For those with a soft spot for the Irish, I would definitely recommend Round Ireland With a Fridge, by Tony Hawks.
 
 It's an extremely funny travelogue. Basically, Tony Hawks makes a drunken bet in a pub one night that he can hitchhike all the way around Ireland in one month....with a refridgerator in tow. He actually pulls it off and the book describes his adventure. It gives people on this side of the pond a great feel for the genuine hospitality and humour of the Irish.
Title: Re: Books
Post by: beetsnotbeats on June 22, 2005, 01:40:00 pm
Quote
Originally posted by callat703:
  I'm reading Michael Chabon's "The Adventures of Kavalier & Clay," and thus far its great.  Won the Pulitzer - very easy to read and entertaining.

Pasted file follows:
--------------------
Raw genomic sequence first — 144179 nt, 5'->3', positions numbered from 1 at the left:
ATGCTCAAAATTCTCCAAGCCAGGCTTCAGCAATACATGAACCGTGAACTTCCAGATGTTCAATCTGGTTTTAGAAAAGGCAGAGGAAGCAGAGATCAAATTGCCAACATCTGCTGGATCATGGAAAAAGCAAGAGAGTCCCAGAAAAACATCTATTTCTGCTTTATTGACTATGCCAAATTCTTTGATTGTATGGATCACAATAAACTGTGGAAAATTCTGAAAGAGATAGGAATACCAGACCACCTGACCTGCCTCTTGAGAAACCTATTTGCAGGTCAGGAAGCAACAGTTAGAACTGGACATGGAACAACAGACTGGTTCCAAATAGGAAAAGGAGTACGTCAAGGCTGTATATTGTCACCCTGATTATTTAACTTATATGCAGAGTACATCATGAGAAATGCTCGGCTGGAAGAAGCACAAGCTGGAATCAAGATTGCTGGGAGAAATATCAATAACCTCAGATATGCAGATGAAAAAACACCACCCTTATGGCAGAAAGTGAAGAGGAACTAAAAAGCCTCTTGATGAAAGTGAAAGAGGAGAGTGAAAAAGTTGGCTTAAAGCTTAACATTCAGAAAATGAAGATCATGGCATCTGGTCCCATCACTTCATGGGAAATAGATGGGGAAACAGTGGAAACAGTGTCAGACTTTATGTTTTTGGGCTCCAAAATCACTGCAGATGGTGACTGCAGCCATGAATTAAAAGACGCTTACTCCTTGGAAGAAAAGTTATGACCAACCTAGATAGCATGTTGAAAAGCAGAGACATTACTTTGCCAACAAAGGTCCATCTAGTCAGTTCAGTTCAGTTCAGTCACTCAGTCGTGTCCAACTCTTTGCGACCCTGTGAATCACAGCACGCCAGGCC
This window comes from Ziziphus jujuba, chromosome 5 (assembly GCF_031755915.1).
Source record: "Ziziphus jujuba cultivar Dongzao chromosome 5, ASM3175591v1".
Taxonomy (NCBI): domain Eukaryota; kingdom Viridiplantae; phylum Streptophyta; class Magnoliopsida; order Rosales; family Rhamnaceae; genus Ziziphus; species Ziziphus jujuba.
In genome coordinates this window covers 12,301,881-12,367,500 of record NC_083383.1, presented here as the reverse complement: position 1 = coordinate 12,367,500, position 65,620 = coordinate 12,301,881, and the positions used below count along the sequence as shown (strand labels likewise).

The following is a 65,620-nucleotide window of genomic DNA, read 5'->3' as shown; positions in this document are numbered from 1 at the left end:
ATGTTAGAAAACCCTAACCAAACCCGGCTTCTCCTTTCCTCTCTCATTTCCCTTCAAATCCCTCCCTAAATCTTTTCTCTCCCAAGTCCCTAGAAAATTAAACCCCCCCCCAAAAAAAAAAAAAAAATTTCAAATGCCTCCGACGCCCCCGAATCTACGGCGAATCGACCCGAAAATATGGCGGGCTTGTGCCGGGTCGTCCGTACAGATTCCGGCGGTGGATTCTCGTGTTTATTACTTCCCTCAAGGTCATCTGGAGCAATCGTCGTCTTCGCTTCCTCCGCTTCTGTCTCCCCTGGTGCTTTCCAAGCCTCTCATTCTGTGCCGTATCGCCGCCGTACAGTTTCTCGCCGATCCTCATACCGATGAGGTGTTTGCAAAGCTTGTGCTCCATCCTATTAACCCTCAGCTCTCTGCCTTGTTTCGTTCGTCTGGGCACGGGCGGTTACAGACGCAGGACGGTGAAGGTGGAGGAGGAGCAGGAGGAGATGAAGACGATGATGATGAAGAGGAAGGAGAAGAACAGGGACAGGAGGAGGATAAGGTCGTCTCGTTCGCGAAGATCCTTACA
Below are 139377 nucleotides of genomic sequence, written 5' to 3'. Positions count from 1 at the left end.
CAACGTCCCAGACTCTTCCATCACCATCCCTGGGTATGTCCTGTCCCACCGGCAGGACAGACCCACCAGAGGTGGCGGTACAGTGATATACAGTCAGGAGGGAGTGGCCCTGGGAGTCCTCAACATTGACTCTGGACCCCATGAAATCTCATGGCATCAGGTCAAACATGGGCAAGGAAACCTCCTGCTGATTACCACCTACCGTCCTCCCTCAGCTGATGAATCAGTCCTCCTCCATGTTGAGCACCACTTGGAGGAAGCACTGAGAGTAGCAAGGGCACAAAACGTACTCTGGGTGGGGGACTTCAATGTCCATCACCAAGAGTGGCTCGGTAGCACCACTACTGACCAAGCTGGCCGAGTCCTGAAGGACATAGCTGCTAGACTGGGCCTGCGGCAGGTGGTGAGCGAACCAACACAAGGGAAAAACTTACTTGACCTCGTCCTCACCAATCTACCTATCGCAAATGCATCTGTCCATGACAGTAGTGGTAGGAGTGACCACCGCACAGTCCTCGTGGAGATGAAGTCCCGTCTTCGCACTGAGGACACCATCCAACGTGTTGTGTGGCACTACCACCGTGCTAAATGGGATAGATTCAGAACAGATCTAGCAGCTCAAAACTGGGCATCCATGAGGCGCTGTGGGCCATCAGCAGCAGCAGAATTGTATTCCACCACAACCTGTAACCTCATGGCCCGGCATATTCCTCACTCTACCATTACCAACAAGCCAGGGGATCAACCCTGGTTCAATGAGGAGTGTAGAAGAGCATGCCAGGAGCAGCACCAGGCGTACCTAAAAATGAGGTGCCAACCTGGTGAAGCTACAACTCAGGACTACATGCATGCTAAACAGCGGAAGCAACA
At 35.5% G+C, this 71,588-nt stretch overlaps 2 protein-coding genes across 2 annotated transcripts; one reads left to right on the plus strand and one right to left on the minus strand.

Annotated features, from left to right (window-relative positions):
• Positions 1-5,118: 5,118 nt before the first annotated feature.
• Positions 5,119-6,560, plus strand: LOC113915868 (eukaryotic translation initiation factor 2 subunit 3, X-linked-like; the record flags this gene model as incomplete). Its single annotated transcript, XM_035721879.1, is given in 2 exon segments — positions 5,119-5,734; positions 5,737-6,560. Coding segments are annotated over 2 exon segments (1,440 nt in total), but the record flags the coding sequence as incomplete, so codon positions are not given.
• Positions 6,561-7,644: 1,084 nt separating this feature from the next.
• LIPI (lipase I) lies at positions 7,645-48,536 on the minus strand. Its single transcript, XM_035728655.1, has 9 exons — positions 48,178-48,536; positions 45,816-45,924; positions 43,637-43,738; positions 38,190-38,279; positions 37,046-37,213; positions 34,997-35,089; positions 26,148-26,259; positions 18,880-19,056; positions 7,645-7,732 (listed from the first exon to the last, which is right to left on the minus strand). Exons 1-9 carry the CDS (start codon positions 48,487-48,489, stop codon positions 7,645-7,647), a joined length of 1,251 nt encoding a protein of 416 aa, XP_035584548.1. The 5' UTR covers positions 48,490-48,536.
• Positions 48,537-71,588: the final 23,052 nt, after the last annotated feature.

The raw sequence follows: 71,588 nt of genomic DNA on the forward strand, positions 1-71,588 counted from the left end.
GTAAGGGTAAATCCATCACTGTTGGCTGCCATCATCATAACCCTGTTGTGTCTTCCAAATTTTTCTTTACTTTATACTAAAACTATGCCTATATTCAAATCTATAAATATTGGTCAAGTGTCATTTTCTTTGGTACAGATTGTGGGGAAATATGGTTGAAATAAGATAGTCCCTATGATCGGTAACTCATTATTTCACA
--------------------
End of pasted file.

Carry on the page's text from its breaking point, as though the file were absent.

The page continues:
But keep a dictionary handy; Chabon has a thing for obscure words. His mind probably works such that they come naturally for him but I often had to put down the deckled tome to look up words such as "deckled" (as used in "Wonder Boys," which is wonderful, by the way).
Title: Re: Books
Post by: kcjones119 on June 22, 2005, 01:53:00 pm
Recently I've enjoyed:
 "Fortress of Solitude" - Jonathan Letham
 "Extremely Loud & Incredibly Close" - Jonathan Safran Foer (His first novel, "everything is illuminated" is great too)
 
 I'd also throw in another vote for Middlesex and any Sedaris stuff.  If you haven't read it, Chuck Klosterman's "Sex, Drugs and Cocoa Puffs" is excellent.  For anthologies of shorter articles any of DaCapo's Best Music Writing books or the Dave Eggers edited "Best American Non-Required Reading" books are damn good.
Title: Re: Books
Post by: Fico on June 22, 2005, 02:00:00 pm
Julia Alvarez "Time of the Butterflies"